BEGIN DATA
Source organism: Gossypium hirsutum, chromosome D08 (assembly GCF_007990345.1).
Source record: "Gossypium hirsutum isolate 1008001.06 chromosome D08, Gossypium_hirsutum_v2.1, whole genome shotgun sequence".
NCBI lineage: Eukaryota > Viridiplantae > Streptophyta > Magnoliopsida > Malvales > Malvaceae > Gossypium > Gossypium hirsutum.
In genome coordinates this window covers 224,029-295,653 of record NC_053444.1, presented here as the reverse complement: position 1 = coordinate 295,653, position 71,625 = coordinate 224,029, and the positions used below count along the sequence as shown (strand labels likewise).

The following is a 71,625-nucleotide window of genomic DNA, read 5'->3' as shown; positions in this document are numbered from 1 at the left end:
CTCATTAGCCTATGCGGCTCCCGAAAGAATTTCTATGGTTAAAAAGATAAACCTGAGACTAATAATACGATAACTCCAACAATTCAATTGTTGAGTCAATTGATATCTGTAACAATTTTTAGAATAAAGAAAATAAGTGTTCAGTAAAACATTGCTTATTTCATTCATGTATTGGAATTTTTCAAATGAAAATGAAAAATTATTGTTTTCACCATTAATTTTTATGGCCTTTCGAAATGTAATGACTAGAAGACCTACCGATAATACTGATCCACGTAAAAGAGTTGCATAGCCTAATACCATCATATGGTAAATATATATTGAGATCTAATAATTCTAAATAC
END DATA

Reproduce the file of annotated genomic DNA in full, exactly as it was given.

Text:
Source organism: Gossypium hirsutum, chromosome D08 (assembly GCF_007990345.1).
Source record: "Gossypium hirsutum isolate 1008001.06 chromosome D08, Gossypium_hirsutum_v2.1, whole genome shotgun sequence".
NCBI lineage: Eukaryota > Viridiplantae > Streptophyta > Magnoliopsida > Malvales > Malvaceae > Gossypium > Gossypium hirsutum.
In genome coordinates this window covers 224,029-295,653 of record NC_053444.1, presented here as the reverse complement: position 1 = coordinate 295,653, position 71,625 = coordinate 224,029, and the positions used below count along the sequence as shown (strand labels likewise).

The following is a 71,625-nucleotide window of genomic DNA, read 5'->3' as shown; positions in this document are numbered from 1 at the left end:
CTCATTAGCCTATGCGGCTCCCGAAAGAATTTCTATGGTTAAAAAGATAAACCTGAGACTAATAATACGATAACTCCAACAATTCAATTGTTGAGTCAATTGATATCTGTAACAATTTTTAGAATAAAGAAAATAAGTGTTCAGTAAAACATTGCTTATTTCATTCATGTATTGGAATTTTTCAAATGAAAATGAAAAATTATTGTTTTCACCATTAATTTTTATGGCCTTTCGAAATGTAATGACTAGAAGACCTACCGATAATACTGATCCACGTAAAAGAGTTGCATAGCCTAATACCATCATATGGTAAATATATATTGAGATCTAATAATTCTAAATAC